‘Consider this your final warning’ – Officials to crack down on social distancing violations

New Jersey state officials say that they will be cracking down on state residents who are violating Gov. Phil Murphy’s social distancing directive, as the state deals with the coronavirus pandemic.
“For those who refuse to do their part, I assure you, there will be serious legal consequences,” said state Attorney General Gurbir Grewal.
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Health officials announced 935 new cases of the virus in New Jersey – a statewide total of nearly 2,900 cases. This makes New Jersey second to only New York in terms of cases of COVID-19.
Officials said that they were disappointed by New Jerseyans’ continued violation of the practices put into place that they say are designed to stem the spread of the virus. They said that violations included non-essential businesses that refused to close and public gatherings of large groups.
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“Consider this your final warning. Your actions are against the law of the state of New Jersey,” Grewal said.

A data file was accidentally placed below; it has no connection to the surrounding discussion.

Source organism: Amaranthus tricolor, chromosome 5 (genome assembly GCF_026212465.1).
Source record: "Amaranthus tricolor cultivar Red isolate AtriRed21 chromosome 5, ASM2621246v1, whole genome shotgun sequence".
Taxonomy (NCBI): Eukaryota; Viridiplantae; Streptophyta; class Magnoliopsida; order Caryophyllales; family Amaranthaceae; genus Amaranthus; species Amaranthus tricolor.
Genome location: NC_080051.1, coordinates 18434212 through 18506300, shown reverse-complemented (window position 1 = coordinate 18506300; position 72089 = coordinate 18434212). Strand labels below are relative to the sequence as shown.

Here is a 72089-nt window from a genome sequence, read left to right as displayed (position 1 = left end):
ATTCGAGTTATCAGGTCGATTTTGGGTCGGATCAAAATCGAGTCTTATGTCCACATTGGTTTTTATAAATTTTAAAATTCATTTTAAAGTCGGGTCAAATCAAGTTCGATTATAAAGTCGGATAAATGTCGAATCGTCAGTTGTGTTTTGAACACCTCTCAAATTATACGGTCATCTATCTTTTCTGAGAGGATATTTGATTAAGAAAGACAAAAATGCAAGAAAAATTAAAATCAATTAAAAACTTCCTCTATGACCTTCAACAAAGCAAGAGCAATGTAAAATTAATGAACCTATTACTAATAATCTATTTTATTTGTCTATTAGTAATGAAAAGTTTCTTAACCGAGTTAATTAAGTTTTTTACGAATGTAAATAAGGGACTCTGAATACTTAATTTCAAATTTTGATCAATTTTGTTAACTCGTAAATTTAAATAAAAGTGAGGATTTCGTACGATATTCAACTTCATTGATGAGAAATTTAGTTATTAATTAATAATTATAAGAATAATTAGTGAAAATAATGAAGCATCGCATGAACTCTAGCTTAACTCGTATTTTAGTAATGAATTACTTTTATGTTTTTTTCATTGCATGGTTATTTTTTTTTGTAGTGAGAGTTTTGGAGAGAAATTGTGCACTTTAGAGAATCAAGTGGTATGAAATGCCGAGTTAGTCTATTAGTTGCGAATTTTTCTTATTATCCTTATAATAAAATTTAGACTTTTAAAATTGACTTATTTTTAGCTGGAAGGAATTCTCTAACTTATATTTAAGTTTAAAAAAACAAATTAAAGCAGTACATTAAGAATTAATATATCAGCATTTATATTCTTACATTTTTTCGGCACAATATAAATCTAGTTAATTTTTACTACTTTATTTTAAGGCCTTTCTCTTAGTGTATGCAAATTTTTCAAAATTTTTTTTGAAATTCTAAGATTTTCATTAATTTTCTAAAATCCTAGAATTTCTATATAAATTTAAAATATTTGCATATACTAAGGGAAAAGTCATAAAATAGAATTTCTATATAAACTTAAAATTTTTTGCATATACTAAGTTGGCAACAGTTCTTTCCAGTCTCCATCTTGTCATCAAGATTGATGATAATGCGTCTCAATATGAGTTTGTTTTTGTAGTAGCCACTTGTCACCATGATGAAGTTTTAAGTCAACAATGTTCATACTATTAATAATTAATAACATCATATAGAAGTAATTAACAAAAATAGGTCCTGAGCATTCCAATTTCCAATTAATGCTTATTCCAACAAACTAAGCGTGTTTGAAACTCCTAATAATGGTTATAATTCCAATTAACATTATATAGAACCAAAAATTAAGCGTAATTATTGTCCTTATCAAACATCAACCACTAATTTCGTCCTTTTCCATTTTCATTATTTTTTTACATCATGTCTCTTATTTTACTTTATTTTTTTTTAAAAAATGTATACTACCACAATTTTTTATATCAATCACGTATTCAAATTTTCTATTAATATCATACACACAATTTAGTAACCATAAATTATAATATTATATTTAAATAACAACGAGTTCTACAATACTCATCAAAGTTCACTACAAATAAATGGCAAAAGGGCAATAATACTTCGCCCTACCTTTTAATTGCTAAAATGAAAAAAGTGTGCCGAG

Health officials also reported Monday that there were seven additional deaths from coronavirus-related complications. Testing for the illness has been expanded through the state. Officials said that all 21 counties in New Jersey have at least one case of coronavirus.
“We expected this and we do expect increases in cases to continue as we expand testing,” Murphy said.
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The governor also said that he spoke with President Donald Trump about getting federal funding, four new field hospitals and additional personal protection equipment for health care workers.
“This is about keeping the hospitals open. First responders are a close second…but this is about keeping our hospitals open,” said State Police Superintendent Col. Pat Callahan.
As of Monday, the state has 2,000 critical care beds and just 1,700 ventilators. As of Friday, about 100 coronavirus patients were in hospitals, 600 more people were hospitalized and waiting for the results of COVID-19 testing.
“We do expect with a surge we will have to increase our critical care beds and increase our need for ventilators,” Health Commissioner Judith Persichilli said.
The stay at home orders leaves exemptions for people to leave home to get food, medicine or visit family. But the governor emphasized people should be working from home and limiting travel as much as possible for as long as the orders are in place.
"Please be patient...but we are all in this together. We will all get through this together but to do that we will all have to be understanding of one another,” Murphy said.
The governor said that the president approved four field hospitals to be set up in the state by the Federal Emergency Management Agency. Officials will be selecting sites soon.